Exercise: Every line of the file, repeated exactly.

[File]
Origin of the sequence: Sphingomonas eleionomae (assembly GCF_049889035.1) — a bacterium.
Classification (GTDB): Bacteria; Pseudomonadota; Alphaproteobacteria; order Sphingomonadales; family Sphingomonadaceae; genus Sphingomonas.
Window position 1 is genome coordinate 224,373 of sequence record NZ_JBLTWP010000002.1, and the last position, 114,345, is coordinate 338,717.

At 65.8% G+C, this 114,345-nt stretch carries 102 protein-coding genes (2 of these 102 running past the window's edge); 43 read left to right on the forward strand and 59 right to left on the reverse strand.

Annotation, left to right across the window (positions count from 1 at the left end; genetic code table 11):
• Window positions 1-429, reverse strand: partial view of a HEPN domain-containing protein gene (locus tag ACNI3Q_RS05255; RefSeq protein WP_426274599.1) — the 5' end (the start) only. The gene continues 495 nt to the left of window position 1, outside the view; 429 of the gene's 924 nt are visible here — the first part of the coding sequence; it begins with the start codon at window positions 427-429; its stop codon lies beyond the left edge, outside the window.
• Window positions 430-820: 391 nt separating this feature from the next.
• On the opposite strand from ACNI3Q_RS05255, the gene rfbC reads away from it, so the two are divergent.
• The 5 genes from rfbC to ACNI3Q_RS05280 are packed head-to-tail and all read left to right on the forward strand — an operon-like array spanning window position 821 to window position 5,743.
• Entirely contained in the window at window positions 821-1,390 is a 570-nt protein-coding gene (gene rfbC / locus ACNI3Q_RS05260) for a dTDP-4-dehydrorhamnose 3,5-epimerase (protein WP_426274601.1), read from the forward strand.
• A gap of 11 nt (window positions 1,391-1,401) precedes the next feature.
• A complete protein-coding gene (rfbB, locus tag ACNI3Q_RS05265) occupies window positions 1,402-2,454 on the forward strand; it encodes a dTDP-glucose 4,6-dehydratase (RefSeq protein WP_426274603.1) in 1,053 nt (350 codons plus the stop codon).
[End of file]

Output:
Origin of the sequence: Sphingomonas eleionomae (assembly GCF_049889035.1) — a bacterium.
Classification (GTDB): Bacteria; Pseudomonadota; Alphaproteobacteria; order Sphingomonadales; family Sphingomonadaceae; genus Sphingomonas.
Window position 1 is genome coordinate 224,373 of sequence record NZ_JBLTWP010000002.1, and the last position, 114,345, is coordinate 338,717.

At 65.8% G+C, this 114,345-nt stretch carries 102 protein-coding genes (2 of these 102 running past the window's edge); 43 read left to right on the forward strand and 59 right to left on the reverse strand.

Annotation, left to right across the window (positions count from 1 at the left end; genetic code table 11):
• Window positions 1-429, reverse strand: partial view of a HEPN domain-containing protein gene (locus tag ACNI3Q_RS05255; RefSeq protein WP_426274599.1) — the 5' end (the start) only. The gene continues 495 nt to the left of window position 1, outside the view; 429 of the gene's 924 nt are visible here — the first part of the coding sequence; it begins with the start codon at window positions 427-429; its stop codon lies beyond the left edge, outside the window.
• Window positions 430-820: 391 nt separating this feature from the next.
• On the opposite strand from ACNI3Q_RS05255, the gene rfbC reads away from it, so the two are divergent.
• The 5 genes from rfbC to ACNI3Q_RS05280 are packed head-to-tail and all read left to right on the forward strand — an operon-like array spanning window position 821 to window position 5,743.
• Entirely contained in the window at window positions 821-1,390 is a 570-nt protein-coding gene (gene rfbC / locus ACNI3Q_RS05260) for a dTDP-4-dehydrorhamnose 3,5-epimerase (protein WP_426274601.1), read from the forward strand.
• A gap of 11 nt (window positions 1,391-1,401) precedes the next feature.
• A complete protein-coding gene (rfbB, locus tag ACNI3Q_RS05265) occupies window positions 1,402-2,454 on the forward strand; it encodes a dTDP-glucose 4,6-dehydratase (RefSeq protein WP_426274603.1) in 1,053 nt (350 codons plus the stop codon).